Professor Parker Hevron is a professor at Texas Women’s University in Denton, Texas. he received his PhD at the University of Southern California. He specializes in American politics and issue framing. He also teaches Texas politics. He graciously allowed me to publish a conversation we had about Texas politics and its possible futures… The interview is unedited and was conducted over email in May.
So, Parker, Trump and Hillary are overwhelmingly likely to be their respective parties’ nominees for President. Does the Texas Primaries tell us anything about how popular the candidates might be in a General Election?
This year’s Texas primaries were a bit of a national outlier, in that Trump failed to carry the state and Clinton won handily.
On the Democratic side of things, Texas Democrats seemed immune to Bernie Sanders’ populist rhetoric that seemed to play well in some of Texas’ neighboring states in the Midwest (like Oklahoma, for example). Texas Democrats are clustered in the biggest cities in the state (Houston, San Antonio, Dallas, Austin, and El Paso — all of which are staunchly Democratic) and the Rio Grande Valley, which is heavily Latino. Though the state does have a history of populism, Texas’ Democrats are quite different in character than Democrats in the Midwest and Upper Midwest. Clinton has always done well in Texas, beating Obama in 2008 when Texas still had a hybrid primary/caucus system.
In addition to being a native son (sorry, Canada!), Ted Cruz’s brand of conservatism is tailor-made for Texas GOP voters. Though I have no doubt that the state will vote for Trump in November — the dream of a blue (or at least purple) Texas is still a ways off — Cruz’s mixture of “constitutionalism” and willingness to employ dog-whistle language that appeals to social conservatives decided the race in his favor. It’s worth mentioning that Texas has a partially open primary system, in which voters can vote in either party’s primary but not both. In what is essentially a one-party state, a subset of Democratic voters in the state cast their votes in the Republican primary, hoping to vote strategically and affect the identity of the Republican nominee. Although these voters will doubtless vote for Clinton in November, it’s still not going to be enough to tilt Texas and its 28 Electoral College votes for the Democrats.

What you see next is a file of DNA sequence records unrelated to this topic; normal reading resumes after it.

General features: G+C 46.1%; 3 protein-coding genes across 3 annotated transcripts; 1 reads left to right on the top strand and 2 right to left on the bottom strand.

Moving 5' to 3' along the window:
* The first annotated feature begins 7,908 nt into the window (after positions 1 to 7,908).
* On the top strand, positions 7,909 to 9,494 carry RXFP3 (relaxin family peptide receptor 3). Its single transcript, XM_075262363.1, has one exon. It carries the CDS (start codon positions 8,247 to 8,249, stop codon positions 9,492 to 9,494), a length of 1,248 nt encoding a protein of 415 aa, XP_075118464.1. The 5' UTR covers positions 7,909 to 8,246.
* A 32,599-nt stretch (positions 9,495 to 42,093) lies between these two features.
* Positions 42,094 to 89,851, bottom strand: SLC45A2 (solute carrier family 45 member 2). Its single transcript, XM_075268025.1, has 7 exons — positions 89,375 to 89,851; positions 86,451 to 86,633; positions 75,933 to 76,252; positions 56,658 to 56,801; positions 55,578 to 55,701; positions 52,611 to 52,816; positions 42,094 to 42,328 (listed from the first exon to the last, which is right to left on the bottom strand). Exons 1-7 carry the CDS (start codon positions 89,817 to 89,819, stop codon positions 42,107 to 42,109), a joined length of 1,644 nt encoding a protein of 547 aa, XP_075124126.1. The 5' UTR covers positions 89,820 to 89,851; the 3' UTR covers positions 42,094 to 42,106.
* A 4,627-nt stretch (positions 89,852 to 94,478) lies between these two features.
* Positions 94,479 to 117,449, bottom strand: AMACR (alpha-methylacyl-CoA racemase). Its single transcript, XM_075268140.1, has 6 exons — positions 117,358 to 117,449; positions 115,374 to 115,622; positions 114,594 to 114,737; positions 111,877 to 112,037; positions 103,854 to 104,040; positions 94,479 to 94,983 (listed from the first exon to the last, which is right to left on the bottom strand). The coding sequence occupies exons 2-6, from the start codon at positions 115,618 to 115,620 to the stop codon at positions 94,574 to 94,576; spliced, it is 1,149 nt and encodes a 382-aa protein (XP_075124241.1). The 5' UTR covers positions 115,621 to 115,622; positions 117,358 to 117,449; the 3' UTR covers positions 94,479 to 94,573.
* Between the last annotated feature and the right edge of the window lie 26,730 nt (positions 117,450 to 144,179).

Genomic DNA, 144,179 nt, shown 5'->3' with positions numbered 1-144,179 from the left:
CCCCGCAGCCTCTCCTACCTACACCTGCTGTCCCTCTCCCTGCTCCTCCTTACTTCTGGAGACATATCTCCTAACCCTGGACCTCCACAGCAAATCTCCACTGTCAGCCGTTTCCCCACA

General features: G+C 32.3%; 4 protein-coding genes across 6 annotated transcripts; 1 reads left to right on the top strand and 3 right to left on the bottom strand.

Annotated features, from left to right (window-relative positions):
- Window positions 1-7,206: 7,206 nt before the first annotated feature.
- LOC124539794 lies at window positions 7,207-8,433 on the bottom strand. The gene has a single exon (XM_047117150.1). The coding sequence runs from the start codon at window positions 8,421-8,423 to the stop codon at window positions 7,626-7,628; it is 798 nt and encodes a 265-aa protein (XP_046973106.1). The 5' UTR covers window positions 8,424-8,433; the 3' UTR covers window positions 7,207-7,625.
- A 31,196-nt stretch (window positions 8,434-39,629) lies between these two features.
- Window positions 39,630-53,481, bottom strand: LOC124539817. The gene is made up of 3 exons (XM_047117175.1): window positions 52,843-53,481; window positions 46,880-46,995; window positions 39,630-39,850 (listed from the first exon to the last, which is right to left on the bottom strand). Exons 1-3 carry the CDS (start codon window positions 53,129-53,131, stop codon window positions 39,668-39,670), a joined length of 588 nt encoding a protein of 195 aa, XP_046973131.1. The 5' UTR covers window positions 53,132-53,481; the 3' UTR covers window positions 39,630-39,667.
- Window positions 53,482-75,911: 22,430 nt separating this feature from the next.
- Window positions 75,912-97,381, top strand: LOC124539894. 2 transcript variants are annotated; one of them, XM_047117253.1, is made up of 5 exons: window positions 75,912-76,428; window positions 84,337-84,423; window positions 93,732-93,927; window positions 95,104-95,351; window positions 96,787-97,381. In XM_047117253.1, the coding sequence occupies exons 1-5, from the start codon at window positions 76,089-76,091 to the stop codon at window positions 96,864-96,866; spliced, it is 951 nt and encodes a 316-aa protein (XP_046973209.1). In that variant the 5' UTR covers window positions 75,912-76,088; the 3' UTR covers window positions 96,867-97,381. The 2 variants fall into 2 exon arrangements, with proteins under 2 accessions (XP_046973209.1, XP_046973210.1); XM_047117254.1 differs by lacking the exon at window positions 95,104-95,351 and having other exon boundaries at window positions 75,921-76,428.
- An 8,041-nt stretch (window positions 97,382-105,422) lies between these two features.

What do you think explained Bernie’s lack of appeal? Was it the amount of minority voters in the Democratic electorate? The sheer size of the state to organize? Or something else? Does the next Democratic Governor or Senator from Texas sound more like a Hillary Democrat or a populist progressive like Bernie?
Texas Democrats have been pretty loyal to the Clintons for a long time. They seemed to appreciate her willingness to reach out to minority voters. I think that geographic proximity matters some to Texas voters, too. And even though the Clintons haven’t lived in Arkansas in almost 30 years, she possesses more of a geographic familiarity to Texas Democrats than Sanders. Even though I’m sure that many Texas Democrats agree with his stances on various issues, the Clinton name proved too hard to overcome. The importance of organization also shouldn’t be disregarded. The Clintons have tapped big-money Democratic donors in Texas for a long time and were much quicker to set up shop in the state than the Sanders campaign.